Like many people, I first got hooked on West German pottery more like a magpie than a real collector, eyes caught by the bright colors. Eventually, I got to know the forms and a wider variety of glazes, becoming amazed by the range and depth, the variety surpassing any other art pottery field. Still, what came to impress me most of all was the history, the art as social commentary, flourishing under conditions that might well have crushed the creative spirit or, at the very least, turned it onto a dark, depressing path. Instead, the result was a 30 year period of unmatched creativity in the art pottery industry, often with a strong sense of whimsy and an insistence on a positive outlook, art as therapy on a massive scale.
The land and the people had already been ravaged by WWI, leaving scars and holes both physical and emotional, as well as literal and metaphorical. The world changed, and artists, already re-visualizing the world before the war, insisted that art must change. Things could not, should not be viewed or thought of in the same, insufficient way. By 1917, Marcel Duchamp had “told” his visual pun with a urinal, and non-representational movements, Dadaism, Surrealism, Cubism, and others grew stronger, sometimes darker, more challenging, and more aggressive.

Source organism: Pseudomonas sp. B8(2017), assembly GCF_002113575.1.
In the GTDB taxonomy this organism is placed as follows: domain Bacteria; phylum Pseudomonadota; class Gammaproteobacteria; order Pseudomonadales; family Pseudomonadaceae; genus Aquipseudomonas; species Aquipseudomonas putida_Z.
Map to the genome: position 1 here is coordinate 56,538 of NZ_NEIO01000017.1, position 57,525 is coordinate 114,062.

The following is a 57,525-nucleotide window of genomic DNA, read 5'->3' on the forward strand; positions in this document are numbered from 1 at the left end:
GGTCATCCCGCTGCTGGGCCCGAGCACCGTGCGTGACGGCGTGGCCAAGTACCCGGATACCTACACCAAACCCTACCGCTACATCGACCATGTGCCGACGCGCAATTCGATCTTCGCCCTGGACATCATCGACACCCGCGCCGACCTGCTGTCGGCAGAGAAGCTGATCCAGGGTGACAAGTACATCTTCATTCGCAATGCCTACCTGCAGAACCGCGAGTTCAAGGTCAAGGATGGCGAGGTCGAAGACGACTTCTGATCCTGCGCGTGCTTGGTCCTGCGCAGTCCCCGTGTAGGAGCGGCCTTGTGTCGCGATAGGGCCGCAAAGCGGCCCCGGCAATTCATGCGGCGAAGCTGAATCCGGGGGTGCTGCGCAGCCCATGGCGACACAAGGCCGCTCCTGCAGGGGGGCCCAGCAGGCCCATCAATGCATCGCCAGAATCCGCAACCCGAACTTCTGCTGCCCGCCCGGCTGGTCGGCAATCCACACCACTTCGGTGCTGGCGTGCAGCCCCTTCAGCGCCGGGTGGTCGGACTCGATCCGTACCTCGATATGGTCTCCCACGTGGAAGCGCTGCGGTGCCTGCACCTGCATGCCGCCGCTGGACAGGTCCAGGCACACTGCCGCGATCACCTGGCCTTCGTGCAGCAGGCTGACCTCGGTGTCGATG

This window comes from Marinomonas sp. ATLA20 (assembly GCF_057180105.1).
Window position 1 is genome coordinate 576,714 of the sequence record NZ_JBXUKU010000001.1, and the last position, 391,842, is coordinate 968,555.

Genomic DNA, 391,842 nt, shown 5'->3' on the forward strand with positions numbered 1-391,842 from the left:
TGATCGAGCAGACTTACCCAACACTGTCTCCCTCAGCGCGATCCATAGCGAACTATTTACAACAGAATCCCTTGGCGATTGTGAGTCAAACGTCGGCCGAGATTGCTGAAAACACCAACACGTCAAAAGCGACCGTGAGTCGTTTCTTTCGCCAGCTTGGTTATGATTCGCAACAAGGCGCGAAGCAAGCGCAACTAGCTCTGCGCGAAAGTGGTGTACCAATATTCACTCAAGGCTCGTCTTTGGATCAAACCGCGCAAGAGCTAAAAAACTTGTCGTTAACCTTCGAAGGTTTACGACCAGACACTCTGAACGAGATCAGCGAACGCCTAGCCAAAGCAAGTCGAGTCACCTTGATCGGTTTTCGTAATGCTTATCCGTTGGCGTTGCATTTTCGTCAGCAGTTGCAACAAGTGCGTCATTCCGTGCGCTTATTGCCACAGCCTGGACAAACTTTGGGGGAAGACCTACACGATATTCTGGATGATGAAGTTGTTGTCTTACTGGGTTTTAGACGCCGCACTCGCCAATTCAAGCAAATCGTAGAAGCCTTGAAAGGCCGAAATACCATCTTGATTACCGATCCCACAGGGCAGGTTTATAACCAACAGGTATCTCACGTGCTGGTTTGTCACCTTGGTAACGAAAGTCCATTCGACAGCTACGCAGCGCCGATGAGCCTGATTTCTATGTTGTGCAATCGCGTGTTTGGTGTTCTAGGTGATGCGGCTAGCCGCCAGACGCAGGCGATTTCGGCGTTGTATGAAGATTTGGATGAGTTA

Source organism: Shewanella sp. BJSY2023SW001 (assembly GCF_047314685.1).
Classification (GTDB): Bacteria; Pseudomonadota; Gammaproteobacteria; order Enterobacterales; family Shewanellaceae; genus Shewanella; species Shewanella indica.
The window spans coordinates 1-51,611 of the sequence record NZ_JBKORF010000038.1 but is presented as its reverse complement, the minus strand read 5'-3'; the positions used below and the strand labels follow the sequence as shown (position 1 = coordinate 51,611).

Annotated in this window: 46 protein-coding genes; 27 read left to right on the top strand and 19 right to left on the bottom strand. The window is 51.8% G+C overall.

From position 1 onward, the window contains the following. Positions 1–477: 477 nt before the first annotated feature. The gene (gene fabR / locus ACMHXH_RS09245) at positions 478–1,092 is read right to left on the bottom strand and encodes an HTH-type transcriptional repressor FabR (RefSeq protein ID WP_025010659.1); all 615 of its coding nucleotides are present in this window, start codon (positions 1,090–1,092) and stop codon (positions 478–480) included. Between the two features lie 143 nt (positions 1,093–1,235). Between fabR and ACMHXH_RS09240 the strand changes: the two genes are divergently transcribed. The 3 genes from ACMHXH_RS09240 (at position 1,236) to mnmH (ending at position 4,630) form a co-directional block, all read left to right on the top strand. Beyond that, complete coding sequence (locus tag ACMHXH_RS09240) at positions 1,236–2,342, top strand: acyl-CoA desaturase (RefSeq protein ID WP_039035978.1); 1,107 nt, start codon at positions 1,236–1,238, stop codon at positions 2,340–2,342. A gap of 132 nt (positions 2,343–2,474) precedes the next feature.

But the postwar power vacuum and economic problems helped Hitler and the Nazi party rise. They were certainly darker and more aggressive, and they didn’t like challenging art. Repression began early, and in many respects, Germany itself was the first country conquered by the Nazis. By the time WWII ended, the art world in Germany, like much of the culture and people, had endured over two decades of increasing repression, topped off by the destruction brought on by the Nazi aggression.